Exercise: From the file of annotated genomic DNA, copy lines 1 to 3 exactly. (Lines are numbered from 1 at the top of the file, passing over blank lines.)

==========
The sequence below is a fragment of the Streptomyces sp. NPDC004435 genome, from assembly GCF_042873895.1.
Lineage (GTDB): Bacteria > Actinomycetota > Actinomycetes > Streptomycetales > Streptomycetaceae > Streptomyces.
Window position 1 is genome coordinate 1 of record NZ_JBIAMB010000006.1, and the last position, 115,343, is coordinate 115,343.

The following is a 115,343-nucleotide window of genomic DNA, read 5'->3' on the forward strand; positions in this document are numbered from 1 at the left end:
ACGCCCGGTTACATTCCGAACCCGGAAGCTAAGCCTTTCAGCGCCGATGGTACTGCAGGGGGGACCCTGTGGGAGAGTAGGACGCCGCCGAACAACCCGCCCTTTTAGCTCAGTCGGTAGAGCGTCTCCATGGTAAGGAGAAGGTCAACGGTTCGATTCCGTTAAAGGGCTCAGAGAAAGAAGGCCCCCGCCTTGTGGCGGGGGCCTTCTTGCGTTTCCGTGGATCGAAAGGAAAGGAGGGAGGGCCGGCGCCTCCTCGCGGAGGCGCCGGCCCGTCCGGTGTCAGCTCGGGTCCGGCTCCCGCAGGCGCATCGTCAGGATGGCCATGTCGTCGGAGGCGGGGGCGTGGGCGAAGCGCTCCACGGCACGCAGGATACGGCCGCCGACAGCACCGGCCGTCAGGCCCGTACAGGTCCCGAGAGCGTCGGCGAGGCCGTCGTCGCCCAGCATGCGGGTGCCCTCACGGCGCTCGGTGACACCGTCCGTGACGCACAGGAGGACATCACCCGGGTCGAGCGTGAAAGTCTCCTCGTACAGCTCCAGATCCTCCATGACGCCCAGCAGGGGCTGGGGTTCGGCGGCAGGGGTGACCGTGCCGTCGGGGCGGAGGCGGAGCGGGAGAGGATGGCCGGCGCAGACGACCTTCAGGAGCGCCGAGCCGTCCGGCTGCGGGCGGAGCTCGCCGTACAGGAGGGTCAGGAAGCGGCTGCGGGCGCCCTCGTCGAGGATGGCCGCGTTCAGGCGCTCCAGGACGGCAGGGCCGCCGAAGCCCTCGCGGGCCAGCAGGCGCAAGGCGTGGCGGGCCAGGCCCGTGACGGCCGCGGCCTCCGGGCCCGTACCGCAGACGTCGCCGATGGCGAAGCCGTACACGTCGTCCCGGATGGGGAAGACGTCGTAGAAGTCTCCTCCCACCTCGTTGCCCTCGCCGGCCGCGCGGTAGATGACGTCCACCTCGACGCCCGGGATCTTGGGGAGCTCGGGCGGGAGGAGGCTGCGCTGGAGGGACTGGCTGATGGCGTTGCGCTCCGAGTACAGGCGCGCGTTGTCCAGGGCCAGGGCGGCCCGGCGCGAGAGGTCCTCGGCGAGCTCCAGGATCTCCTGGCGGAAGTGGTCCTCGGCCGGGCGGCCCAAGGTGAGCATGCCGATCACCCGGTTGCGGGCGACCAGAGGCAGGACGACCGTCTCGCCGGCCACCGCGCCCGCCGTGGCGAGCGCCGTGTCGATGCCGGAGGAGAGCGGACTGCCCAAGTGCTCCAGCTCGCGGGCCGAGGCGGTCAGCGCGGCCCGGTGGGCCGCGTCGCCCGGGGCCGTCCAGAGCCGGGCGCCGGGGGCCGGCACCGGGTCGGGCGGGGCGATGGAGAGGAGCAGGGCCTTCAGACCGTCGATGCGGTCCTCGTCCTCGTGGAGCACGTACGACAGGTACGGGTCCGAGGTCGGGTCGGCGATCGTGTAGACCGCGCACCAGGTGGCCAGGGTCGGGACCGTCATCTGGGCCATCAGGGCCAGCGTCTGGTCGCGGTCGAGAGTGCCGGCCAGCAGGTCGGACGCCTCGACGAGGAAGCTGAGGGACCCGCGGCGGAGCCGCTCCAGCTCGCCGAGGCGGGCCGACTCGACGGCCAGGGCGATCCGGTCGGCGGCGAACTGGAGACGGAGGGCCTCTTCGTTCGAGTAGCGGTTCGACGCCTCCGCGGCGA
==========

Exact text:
The sequence below is a fragment of the Streptomyces sp. NPDC004435 genome, from assembly GCF_042873895.1.
Lineage (GTDB): Bacteria > Actinomycetota > Actinomycetes > Streptomycetales > Streptomycetaceae > Streptomyces.
Window position 1 is genome coordinate 1 of record NZ_JBIAMB010000006.1, and the last position, 115,343, is coordinate 115,343.